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Photo: Jaap Arriens/NurPhoto via Getty Images

A glitch in software designed by Netflix in 2013, used in early versions of Google Chromecast and installed in several mid-decade televisions and other devices would allow an attacker to crash a TV, according to new research from security firm ForAllSecure.

The big picture: Netflix's DIAL software allowed people to broadcast video from a phone or computer onto their television and was an early component of Chromecast until Google moved that software in a different direction. Though the software is now obsolete, many TVs came preinstalled with DIAL.

The discovery was made by 2 interns at ForAllSecure completing an assignment to use the company's Mayhem automated security analysis software to analyze open source software.

  • The interns turned the glitches over to Netflix through a "bug bounty" program, where Netflix offers cash rewards to researchers who uncover security flaws in its products. Netflix has now patched the bug.
  • The interns will get to keep the bounty, co-founder and CEO David Brumley told Axios.
    • “You’ve got to motivate interns to stay in security somehow,” he said.

Details: The DIAL glitch comes from an error in how data is stored in computer memory in a modified version of a coding library known as Mongoose.

  • It’s not immediately clear if the glitch affects other products using Mongoose around the same time, noted Brumley.

Go deeper

California wildfire explodes in size, destroys historic town

Battalion Chief Sergio Mora looks on as the Dixie fire burns through downtown Greenville, Calif. on Aug. 4, 2021. Photo: Josh EdelsonAFP via Getty Images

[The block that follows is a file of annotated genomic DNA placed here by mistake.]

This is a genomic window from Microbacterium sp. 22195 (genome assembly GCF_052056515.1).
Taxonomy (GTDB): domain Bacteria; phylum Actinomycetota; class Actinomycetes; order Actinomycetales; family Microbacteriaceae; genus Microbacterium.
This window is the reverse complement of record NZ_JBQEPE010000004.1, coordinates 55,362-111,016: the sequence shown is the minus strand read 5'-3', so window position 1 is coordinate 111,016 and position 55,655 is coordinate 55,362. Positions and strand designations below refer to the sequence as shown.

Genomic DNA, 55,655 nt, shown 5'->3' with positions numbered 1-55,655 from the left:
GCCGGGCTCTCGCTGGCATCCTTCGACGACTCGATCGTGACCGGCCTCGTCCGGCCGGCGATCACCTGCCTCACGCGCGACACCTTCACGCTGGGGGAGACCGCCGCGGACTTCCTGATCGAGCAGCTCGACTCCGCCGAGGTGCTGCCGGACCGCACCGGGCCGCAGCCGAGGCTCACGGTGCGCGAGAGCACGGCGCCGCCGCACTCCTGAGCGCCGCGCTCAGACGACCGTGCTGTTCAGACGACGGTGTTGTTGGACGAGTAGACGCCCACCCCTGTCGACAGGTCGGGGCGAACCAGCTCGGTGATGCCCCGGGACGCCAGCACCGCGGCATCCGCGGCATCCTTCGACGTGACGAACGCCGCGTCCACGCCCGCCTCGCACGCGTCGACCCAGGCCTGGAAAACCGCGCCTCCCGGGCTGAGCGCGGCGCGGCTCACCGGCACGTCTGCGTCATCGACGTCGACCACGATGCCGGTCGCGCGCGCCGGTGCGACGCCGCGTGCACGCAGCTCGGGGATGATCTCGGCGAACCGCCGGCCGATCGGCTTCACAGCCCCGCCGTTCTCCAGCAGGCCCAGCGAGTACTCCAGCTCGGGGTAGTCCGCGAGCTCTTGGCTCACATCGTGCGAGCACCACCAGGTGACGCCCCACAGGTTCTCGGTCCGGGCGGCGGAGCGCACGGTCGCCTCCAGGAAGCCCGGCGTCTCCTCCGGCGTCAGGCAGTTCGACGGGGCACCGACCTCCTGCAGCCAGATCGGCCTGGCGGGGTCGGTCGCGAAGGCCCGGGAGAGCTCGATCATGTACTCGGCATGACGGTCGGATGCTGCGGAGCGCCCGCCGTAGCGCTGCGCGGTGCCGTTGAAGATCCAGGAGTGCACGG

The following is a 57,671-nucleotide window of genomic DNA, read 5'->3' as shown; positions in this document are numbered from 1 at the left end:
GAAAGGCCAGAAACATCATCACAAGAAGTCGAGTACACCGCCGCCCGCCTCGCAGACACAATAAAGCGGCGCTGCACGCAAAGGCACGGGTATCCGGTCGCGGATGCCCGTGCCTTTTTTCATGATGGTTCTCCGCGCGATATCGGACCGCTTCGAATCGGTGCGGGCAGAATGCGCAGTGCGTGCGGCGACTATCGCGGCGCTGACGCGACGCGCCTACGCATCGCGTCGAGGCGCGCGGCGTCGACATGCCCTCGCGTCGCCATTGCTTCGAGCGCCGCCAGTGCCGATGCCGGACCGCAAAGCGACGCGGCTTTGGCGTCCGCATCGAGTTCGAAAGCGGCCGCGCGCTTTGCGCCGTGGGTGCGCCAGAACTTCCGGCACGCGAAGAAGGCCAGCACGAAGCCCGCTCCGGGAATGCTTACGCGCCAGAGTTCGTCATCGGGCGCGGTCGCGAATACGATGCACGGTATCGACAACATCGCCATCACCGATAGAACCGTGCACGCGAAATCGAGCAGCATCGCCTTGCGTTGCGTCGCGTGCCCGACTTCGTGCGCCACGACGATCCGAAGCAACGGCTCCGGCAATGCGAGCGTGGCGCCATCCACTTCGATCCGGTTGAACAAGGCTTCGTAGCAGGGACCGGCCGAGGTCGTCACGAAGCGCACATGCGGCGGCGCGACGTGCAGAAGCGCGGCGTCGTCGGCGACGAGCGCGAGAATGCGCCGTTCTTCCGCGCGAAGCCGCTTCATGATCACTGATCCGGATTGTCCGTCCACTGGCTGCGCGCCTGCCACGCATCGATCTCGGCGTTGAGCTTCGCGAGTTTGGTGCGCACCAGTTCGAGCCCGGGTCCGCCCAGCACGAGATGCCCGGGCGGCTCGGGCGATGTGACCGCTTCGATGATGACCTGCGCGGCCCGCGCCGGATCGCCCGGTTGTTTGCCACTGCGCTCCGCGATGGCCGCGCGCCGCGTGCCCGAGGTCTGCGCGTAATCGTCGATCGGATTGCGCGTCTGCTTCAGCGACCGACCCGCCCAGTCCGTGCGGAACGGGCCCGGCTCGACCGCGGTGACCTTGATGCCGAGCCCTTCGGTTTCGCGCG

The small Sierra town of Greenville, California, was heavily damaged on Wednesday night into early Thursday as the Dixie Fire surged northward amid high winds, extremely dry air and hot temperatures.

The latest: The Dixie Fire, California's biggest blaze, continued to threaten communities in Plumas County into Thursday night, as more mandatory evacuation orders were issued in the region.

Updated 2 hours ago - Politics & Policy

Top labor leader Richard Trumka dies unexpectedly at 72

Photo: Samuel Corum/Getty Images

AFL-CIO president Richard Trumka, who led the largest federation of unions in the country for over a decade, has died at 72.

The big picture: Trumka began working as a coal miner in 1968 and would go on to dedicate his life to the labor movement, including as president of the 12.5 million-member AFL-CIO beginning in 2009.

Biden signs bill awarding Congressional Gold Medals to officers who responded to Jan. 6 attack

President Biden, joined by Vice President Harris, lawmakers and members of law enforcement and their families, signs legislation to award Congressional Gold Medals to law enforcement in the Rose Garden. Photo: Win McNamee/Getty Images

President Biden signed legislation awarding Congressional Gold Medals to the law enforcement officers who defended the Capitol during the Jan. 6 insurrection.

Why it matters: The Congressional Gold Medal is Congress' "highest expression of national appreciation," notes the New York Times.